I remember David Pringle of Interzone once said in a similar situation that swearing carries a different weight on the page than it does in speech. In writing dialogue we can’t simply recreate speech as it is spoken. I think that is true. We don’t for example reproduce the number of unfinished sentences, grammatical errors, and mis-speakings of words that actually occur in spontaneous speech. To create the impression of ordinary speech we actually have to do something other than simply mimic it. (In the same way, perhaps, that to create the impression of ordinary hands, cartoon animators have to draw hands with less than five fingers. Or so I have heard.)
It’s occurred to me lately that our biggest problem with life is not the amount of suffering in it, but the fact that suffering doesn’t come in the right place.
Imagine a story in which the protagonist experiences trouble and pain all the way through. Finally, at the very end, he finds happiness and peace. That is, by common consent, a happy story. But a story in which he has happiness at the beginning, but then has trouble and pain all the way to the end, would be a sad story. So would a story where he is sad at the beginning, happy in the middle, but sad again at the end. Even if the sadness and happiness are in the same proportions as in the happy story. I guess it is because we tend to think of the end as the resting place, the place where life will settle down when the story is over.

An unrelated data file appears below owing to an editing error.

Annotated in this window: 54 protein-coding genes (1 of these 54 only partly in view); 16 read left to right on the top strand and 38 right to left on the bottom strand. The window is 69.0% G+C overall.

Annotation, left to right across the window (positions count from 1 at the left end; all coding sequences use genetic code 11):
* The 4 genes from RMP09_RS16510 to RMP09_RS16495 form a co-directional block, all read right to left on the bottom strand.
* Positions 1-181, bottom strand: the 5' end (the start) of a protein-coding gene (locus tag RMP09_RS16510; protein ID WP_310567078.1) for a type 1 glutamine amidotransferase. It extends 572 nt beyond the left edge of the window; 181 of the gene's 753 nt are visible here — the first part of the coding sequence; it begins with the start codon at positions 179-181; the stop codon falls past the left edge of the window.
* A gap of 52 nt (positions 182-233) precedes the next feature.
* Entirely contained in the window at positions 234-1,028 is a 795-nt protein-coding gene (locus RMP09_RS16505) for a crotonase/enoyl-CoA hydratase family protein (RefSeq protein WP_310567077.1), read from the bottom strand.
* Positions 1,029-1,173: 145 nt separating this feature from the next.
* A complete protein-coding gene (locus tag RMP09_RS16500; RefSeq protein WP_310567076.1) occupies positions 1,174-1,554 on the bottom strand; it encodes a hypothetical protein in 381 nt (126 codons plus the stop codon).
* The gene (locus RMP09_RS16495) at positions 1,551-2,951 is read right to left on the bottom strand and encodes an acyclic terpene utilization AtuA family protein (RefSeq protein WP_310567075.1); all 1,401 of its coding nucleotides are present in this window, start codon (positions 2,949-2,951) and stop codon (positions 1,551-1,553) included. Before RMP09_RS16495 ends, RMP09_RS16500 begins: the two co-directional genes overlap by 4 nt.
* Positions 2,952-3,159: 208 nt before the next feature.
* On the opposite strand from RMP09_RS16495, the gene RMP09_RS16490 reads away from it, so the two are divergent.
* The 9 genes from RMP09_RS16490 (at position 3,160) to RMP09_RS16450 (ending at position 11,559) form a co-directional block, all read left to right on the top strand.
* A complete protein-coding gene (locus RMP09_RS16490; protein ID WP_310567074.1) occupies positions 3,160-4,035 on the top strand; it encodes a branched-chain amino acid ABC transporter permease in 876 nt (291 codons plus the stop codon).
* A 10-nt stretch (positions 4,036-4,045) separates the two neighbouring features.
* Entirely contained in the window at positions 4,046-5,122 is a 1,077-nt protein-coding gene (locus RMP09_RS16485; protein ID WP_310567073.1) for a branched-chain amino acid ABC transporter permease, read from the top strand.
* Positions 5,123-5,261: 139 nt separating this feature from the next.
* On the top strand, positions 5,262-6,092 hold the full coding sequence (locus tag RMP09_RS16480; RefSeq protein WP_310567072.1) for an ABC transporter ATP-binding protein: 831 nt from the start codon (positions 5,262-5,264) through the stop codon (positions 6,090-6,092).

If the trouble with life is not the existence of suffering, but the fact that suffering is all mixed up with the other stuff, then this is something that the traditional fairy-tale type story corrects for us. (So does traditional religion, where the good guys end up in heaven, and the bad guys get their due).
Literary short fiction, aware of the over-neatness of the ‘happy ending’, tends these days to end on an ambiguous or unresolved note. The wooden shutter bangs in the wind. Life doesn’t reach a resolution. It just goes on…
But since a story does actually have to stop, this final unresolved note does not actually sound quite like life just going on. It has a particular wistful, slightly plaintive ring of its own, which in its way is as artificial as a fairy tale happy ending, and can get a bit tedious. Life isn’t always wistful, and wistfulness certainly isn’t its natural resting place. Sometimes, for instance, we can feel completely at peace, even to the point of being entirely reconciled to the fact that the feeling of peace won’t go on forever.